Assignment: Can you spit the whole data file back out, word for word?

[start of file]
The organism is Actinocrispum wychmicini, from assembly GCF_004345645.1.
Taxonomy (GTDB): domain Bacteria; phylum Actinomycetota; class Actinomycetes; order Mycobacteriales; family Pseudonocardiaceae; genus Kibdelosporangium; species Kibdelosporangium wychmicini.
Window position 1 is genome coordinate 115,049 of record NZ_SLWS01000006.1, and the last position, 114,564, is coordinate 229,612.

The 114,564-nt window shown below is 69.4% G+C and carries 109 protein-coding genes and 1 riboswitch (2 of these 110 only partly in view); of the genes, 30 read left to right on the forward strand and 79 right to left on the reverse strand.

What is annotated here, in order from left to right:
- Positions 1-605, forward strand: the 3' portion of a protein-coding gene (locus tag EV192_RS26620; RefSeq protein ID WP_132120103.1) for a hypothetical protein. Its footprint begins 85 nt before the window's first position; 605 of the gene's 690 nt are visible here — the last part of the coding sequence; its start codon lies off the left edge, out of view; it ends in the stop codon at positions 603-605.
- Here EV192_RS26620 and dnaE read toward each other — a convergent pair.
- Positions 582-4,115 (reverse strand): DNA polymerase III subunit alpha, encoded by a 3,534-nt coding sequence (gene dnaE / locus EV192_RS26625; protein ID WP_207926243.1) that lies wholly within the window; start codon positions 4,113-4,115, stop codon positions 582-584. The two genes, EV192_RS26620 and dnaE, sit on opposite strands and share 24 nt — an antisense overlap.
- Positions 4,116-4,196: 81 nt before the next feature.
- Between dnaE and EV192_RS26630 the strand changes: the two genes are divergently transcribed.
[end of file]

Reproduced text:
The organism is Actinocrispum wychmicini, from assembly GCF_004345645.1.
Taxonomy (GTDB): domain Bacteria; phylum Actinomycetota; class Actinomycetes; order Mycobacteriales; family Pseudonocardiaceae; genus Kibdelosporangium; species Kibdelosporangium wychmicini.
Window position 1 is genome coordinate 115,049 of record NZ_SLWS01000006.1, and the last position, 114,564, is coordinate 229,612.

The 114,564-nt window shown below is 69.4% G+C and carries 109 protein-coding genes and 1 riboswitch (2 of these 110 only partly in view); of the genes, 30 read left to right on the forward strand and 79 right to left on the reverse strand.

What is annotated here, in order from left to right:
- Positions 1-605, forward strand: the 3' portion of a protein-coding gene (locus tag EV192_RS26620; RefSeq protein ID WP_132120103.1) for a hypothetical protein. Its footprint begins 85 nt before the window's first position; 605 of the gene's 690 nt are visible here — the last part of the coding sequence; its start codon lies off the left edge, out of view; it ends in the stop codon at positions 603-605.
- Here EV192_RS26620 and dnaE read toward each other — a convergent pair.
- Positions 582-4,115 (reverse strand): DNA polymerase III subunit alpha, encoded by a 3,534-nt coding sequence (gene dnaE / locus EV192_RS26625; protein ID WP_207926243.1) that lies wholly within the window; start codon positions 4,113-4,115, stop codon positions 582-584. The two genes, EV192_RS26620 and dnaE, sit on opposite strands and share 24 nt — an antisense overlap.
- Positions 4,116-4,196: 81 nt before the next feature.
- Between dnaE and EV192_RS26630 the strand changes: the two genes are divergently transcribed.